A federal rule-making site run by the EPA went dark on Thursday, but it was not due to the government shutdown, the agency says. Regulations.gov is an online portal that the public can use to view and submit comments on federal regulations and rules.
Initially, a message popped up at regulations.gov indicating that it is “not operational due to a lapse in funding, and will remain unavailable for the duration of the government shutdown.”
The website used by the public to comment on proposed federal regs — including major rules pitched by the Trump administration on a range of issues, including Title IX, the use of drones & taxes — has apparently gone dark due to the shutdown: https://t.co/TwLDvkVenV pic.twitter.com/HAuLOOpb23
— Ben Wermund (@BenjaminEW) January 17, 2019
The notice caused a great deal of confusion and consternation online.
When https://t.co/iNMJ5Bgmpc went down without notice today, it felt a little bit like the basic infrastructure of our democracy was falling apart around our ears. But at least we still have… Twitter. #TrumpShutdown #MakeItStop https://t.co/Q24II7X0yh
— Sarah Sorscher (@SarahSorscherDC) January 17, 2019
— Matthew Koehler (@KoehlerMatthew) January 17, 2019
it appears we no longer have https://t.co/kFtqge2Tqr. Site went down this morning due to the shutdown. Don't know if this stalls major rules from coming out or if comment periods need to be extended.
— Robert King (@rking_19) January 17, 2019
It has since been changed to reflect that the outage was due to “systems issues” and work is underway to restore the website.
apparently now unrelated to #GovernmentShutdown, @RegulationsGov repository of federal filings is down. 'system issues' blamed. site had earlier said it was due to shutdown. HT @BenjaminEW https://t.co/y3bzmemt7H pic.twitter.com/uz94UYg6Lz
— Jonathan Make (@makejdm) January 17, 2019
Meanwhile, EPA’s main site is functional, but has the following message posted at the top of the page:
Due to a lapse in appropriations, EPA websites will not be regularly updated. In the event of an environmental emergency imminently threatening the safety of human life or where necessary to protect certain property, the EPA website will be updated with appropriate information. Please note that all information on the EPA website may not be up to date, and transactions and inquiries submitted to the EPA website may not be processed or responded to until appropriations are enacted.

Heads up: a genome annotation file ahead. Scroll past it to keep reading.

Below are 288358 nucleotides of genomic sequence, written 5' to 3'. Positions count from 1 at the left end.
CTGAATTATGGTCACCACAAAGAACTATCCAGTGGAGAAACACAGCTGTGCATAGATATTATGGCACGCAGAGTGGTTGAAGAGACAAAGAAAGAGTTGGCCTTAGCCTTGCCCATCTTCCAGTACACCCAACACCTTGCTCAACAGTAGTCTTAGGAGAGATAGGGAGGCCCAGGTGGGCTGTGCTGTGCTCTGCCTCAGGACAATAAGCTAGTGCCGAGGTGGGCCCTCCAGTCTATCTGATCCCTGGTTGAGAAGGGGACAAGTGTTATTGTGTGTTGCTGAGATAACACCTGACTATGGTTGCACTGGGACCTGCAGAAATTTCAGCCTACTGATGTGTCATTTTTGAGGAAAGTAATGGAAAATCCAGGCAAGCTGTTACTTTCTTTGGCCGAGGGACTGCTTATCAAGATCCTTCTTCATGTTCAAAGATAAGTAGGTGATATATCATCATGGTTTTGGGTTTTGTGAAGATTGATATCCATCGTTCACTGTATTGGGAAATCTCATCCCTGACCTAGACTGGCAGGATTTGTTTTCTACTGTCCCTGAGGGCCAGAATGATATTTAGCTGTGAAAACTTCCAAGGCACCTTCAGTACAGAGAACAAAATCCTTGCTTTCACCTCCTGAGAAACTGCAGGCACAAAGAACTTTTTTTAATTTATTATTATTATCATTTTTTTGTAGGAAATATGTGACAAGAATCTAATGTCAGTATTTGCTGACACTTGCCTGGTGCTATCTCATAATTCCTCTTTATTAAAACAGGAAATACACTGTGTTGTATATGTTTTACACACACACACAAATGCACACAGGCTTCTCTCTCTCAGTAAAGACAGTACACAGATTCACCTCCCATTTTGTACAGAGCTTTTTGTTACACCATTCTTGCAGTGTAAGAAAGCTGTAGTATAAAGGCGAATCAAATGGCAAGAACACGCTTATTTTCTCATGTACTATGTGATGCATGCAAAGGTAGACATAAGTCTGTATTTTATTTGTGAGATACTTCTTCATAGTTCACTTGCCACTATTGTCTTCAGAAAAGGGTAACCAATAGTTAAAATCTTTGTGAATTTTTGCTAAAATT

The EPA said in a statement that the regulations.gov message was posted in error, Politico reported.
“The language from the banner on the active page was inadvertently used to describe the regulations.gov outage,” an EPA spokesperson said. “It is currently being revised to reflect that we are actively working to restore the website following a technical glitch.”
Some are questioning whether the outage was a technical glitch or an inside job:
Somebody at the EPA took down Regulations-dot-gov and falsely blamed it on the shutdown.
This should be fully investigated.https://t.co/GebyrdSLSb
— Phil Kerpen (@kerpen) January 17, 2019
According Politico, the website “was operational until at least Wednesday evening.”
The website is a key part of the federal rulemaking process, as it’s where the public is able to comment on regulations proposed by the administration, including major rules pitched by the Trump administration on campus sexual assault, the use of drones and taxes.
Comments will close on the campus sexual assault rule on Jan. 28. Now liberal activists want the administration to push back comment deadlines due to the shutdown.
“Regardless of when the site’s full functionality is restored, the administration should immediately extend all open comment periods for however long the government shutdown lasts to protect the public’s fundamental right to participate in the regulatory process,” the nonprofit watchdog group Public Citizen said in a statement. “Anything less than a blanket comment period extension for the full duration of the shutdown means the Trump administration is cutting the public out of the regulatory process — and does not take the importance of public comment seriously.”
Because of the shutdown, https://t.co/tJb86yxBA9 just went dark. Without it, there's no way to ensure federal agencies remain accountable and address the public’s priorities – from health and safety to worker protections to the environment and more. https://t.co/JW273jJ4VT
— Public Citizen (@Public_Citizen) January 17, 2019
Public Citizen is a left-wing consumer rights advocacy non-profit group.